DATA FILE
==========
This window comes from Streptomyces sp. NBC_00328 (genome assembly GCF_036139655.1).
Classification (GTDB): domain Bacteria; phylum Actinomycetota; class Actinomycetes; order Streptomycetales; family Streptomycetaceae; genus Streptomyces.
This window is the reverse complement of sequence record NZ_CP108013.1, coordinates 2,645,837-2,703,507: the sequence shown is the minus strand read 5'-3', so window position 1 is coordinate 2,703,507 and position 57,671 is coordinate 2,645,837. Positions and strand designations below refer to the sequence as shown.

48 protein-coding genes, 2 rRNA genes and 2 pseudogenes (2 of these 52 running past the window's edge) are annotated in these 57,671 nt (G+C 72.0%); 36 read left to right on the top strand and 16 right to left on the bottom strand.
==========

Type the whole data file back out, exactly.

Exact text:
This window comes from Streptomyces sp. NBC_00328 (genome assembly GCF_036139655.1).
Classification (GTDB): domain Bacteria; phylum Actinomycetota; class Actinomycetes; order Streptomycetales; family Streptomycetaceae; genus Streptomyces.
This window is the reverse complement of sequence record NZ_CP108013.1, coordinates 2,645,837-2,703,507: the sequence shown is the minus strand read 5'-3', so window position 1 is coordinate 2,703,507 and position 57,671 is coordinate 2,645,837. Positions and strand designations below refer to the sequence as shown.

48 protein-coding genes, 2 rRNA genes and 2 pseudogenes (2 of these 52 running past the window's edge) are annotated in these 57,671 nt (G+C 72.0%); 36 read left to right on the top strand and 16 right to left on the bottom strand.